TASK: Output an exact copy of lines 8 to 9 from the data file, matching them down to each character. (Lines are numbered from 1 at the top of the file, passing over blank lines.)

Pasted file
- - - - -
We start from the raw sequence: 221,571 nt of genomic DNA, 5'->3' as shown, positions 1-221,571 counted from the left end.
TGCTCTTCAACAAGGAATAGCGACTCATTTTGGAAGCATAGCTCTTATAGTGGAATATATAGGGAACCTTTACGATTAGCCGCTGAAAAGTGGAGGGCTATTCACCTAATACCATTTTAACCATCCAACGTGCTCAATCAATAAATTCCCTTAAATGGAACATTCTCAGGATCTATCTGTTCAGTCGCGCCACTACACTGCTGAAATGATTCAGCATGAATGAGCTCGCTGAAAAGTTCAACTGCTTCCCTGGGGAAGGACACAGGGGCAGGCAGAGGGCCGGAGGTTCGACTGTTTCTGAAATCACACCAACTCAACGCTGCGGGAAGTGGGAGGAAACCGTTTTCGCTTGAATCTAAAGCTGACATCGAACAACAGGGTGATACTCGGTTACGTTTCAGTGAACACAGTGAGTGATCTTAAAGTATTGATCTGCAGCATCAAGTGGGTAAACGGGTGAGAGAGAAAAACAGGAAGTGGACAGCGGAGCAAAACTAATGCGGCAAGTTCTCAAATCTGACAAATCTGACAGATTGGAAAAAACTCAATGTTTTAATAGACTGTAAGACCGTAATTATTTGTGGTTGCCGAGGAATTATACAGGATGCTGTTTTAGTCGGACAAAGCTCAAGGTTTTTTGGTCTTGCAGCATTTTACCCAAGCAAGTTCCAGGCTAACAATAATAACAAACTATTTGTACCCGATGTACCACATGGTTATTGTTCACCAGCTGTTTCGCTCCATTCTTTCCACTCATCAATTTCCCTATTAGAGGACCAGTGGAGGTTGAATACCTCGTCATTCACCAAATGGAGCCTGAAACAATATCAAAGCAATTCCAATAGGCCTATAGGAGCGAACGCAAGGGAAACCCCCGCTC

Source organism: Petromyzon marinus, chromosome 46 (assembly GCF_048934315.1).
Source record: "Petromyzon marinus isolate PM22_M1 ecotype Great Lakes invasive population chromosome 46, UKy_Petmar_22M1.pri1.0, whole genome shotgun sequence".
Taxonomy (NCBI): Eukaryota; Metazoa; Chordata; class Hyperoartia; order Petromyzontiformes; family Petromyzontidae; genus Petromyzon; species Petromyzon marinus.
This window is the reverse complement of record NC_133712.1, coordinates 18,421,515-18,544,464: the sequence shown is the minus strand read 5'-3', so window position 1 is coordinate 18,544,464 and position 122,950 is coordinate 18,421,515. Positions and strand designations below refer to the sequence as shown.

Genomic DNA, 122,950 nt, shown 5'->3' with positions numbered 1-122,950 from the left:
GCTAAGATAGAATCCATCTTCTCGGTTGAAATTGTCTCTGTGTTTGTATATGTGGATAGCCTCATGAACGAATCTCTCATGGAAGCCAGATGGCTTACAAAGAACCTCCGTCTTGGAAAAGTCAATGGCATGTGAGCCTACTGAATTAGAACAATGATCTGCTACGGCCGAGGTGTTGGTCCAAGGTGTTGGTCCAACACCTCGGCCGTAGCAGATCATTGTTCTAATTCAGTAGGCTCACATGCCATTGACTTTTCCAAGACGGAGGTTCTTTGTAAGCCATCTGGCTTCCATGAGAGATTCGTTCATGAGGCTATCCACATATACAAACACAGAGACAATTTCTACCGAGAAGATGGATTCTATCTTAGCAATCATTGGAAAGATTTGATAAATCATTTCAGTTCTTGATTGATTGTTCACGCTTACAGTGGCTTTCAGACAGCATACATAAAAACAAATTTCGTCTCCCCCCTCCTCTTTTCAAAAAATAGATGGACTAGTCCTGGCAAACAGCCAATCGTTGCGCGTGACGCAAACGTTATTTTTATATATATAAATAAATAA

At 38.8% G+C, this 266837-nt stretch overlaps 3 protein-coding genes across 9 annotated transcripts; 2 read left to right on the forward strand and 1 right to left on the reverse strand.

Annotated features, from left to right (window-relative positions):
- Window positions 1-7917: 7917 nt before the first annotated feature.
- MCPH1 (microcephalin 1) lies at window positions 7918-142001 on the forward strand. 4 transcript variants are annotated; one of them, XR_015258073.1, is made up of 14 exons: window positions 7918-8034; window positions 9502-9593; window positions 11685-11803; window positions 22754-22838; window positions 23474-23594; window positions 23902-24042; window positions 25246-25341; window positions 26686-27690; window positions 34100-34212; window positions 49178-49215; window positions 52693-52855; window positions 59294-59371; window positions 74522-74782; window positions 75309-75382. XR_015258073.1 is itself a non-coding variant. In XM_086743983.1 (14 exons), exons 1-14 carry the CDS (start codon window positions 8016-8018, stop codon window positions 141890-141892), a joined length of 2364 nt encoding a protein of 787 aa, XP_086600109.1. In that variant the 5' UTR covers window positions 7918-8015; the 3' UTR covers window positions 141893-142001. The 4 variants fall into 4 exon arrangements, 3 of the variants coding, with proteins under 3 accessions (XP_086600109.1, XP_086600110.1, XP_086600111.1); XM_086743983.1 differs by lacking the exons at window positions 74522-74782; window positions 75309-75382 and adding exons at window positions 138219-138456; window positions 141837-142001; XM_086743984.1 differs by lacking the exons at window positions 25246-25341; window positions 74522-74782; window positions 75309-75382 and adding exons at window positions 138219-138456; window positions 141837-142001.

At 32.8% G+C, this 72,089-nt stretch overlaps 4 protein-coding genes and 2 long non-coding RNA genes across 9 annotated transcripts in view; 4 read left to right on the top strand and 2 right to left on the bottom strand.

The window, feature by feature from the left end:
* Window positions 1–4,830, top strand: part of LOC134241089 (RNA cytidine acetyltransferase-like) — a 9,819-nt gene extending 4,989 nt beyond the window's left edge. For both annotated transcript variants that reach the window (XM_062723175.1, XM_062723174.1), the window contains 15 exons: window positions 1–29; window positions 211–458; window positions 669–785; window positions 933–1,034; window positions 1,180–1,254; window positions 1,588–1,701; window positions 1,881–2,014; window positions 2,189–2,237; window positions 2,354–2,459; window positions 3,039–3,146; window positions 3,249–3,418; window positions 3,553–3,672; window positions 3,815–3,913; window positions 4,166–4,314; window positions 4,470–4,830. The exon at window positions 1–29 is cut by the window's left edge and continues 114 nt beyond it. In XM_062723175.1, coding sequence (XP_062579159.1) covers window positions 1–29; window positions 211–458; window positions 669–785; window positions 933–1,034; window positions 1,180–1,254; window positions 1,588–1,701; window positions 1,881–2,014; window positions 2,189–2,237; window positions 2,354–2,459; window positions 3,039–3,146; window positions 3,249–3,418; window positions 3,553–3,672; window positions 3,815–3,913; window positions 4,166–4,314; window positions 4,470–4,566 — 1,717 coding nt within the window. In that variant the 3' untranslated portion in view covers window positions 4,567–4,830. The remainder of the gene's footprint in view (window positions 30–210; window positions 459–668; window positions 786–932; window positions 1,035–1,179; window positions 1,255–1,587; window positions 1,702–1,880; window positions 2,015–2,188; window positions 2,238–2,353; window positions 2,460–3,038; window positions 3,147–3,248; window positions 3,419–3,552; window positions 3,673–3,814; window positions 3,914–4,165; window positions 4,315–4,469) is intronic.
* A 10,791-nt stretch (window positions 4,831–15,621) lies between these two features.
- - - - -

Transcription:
GCTAAGATAGAATCCATCTTCTCGGTTGAAATTGTCTCTGTGTTTGTATATGTGGATAGCCTCATGAACGAATCTCTCATGGAAGCCAGATGGCTTACAAAGAACCTCCGTCTTGGAAAAGTCAATGGCATGTGAGCCTACTGAATTAGAACAATGATCTGCTACGGCCGAGGTGTTGGTCCAAGGTGTTGGTCCAACACCTCGGCCGTAGCAGATCATTGTTCTAATTCAGTAGGCTCACATGCCATTGACTTTTCCAAGACGGAGGTTCTTTGTAAGCCATCTGGCTTCCATGAGAGATTCGTTCATGAGGCTATCCACATATACAAACACAGAGACAATTTCTACCGAGAAGATGGATTCTATCTTAGCAATCATTGGAAAGATTTGATAAATCATTTCAGTTCTTGATTGATTGTTCACGCTTACAGTGGCTTTCAGACAGCATACATAAAAACAAATTTCGTCTCCCCCCTCCTCTTTTCAAAAAATAGATGGACTAGTCCTGGCAAACAGCCAATCGTTGCGCGTGACGCAAACGTTATTTTTATATATATAAATAAATAA

At 38.8% G+C, this 266837-nt stretch overlaps 3 protein-coding genes across 9 annotated transcripts; 2 read left to right on the forward strand and 1 right to left on the reverse strand.